We think we know how mountains form. Plate tectonics causes rock to be pushed up at fault boundaries. Except that model is hard to prove, and a new study suggests it might actually be a lot more complicated. Video is based on the work done by Dr. Nikki M. Seymour, during her time as a EPS postdoc.
A new technique for measuring past topography shows the Himalayas were more than halfway to their summit before a continental collision made them the highest range in the world. “The controversy rests mainly in what existed before the Himalayas were there,” explains Page Chamberlain, professor of Earth and planetary sciences and of Earth system science at the Doerr School of Sustainability, and senior author of the study.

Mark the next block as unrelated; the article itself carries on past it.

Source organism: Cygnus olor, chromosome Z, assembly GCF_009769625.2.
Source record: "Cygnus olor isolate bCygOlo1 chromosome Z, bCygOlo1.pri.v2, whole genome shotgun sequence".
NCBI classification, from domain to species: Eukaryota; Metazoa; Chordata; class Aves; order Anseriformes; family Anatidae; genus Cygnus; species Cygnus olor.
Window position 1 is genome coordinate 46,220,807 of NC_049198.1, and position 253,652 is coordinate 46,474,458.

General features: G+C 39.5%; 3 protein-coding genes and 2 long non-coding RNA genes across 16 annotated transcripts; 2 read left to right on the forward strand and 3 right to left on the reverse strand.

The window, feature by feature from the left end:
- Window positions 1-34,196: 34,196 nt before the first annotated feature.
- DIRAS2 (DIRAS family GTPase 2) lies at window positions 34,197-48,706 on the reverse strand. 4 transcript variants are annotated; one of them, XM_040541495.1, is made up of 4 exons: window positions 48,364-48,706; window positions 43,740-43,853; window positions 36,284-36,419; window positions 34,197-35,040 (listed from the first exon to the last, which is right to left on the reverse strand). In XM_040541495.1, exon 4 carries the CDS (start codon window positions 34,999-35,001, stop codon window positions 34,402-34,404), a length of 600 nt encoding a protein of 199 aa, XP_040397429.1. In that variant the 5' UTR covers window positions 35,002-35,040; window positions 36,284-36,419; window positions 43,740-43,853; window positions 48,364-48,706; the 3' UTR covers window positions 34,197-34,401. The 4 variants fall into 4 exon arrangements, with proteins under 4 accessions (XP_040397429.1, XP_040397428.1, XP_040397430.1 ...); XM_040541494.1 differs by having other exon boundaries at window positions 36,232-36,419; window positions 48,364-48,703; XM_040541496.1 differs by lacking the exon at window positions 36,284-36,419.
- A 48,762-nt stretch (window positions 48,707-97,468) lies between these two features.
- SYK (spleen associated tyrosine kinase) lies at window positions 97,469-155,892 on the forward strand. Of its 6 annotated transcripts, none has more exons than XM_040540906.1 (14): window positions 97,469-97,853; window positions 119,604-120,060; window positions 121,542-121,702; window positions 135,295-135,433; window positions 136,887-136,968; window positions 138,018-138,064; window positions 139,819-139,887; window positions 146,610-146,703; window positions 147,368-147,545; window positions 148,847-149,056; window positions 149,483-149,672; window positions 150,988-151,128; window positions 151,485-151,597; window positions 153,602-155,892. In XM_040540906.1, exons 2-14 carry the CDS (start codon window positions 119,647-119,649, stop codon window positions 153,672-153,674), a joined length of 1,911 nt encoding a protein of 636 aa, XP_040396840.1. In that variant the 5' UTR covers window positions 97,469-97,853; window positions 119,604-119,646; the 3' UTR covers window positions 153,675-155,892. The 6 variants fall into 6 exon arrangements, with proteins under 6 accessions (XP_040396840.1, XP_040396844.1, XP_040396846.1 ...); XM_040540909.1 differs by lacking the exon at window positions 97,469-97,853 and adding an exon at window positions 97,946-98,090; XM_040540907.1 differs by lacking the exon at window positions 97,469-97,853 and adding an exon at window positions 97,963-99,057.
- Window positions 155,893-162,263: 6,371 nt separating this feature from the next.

Researchers have analyzed the shifting patterns of entire dune fields on Earth and Mars, as seen from orbit, and found they are a direct signature of recent environmental change. This new tool can be applied anywhere with dunes, such as Mars, Titan, and Venus.
Stanford scientist Tiziana Vanorio learned the value of public service from growing up in a family with a calling for ethics and justice. Now, she sees her work developing a low-carbon cement as her way of giving back.
Hundreds of students participated in the Stanford Geological Survey, a century-long program that brought undergraduates to the field for extended periods to survey and map the geology of parts of California, Nevada, and Utah.
The national award is designed to encourage outstanding students to pursue research careers in the fields of the natural sciences, engineering, and mathematics.
Stanford professor Jef Caers discusses addiction, mental health, sexuality and stopping fossil-fuel-funded research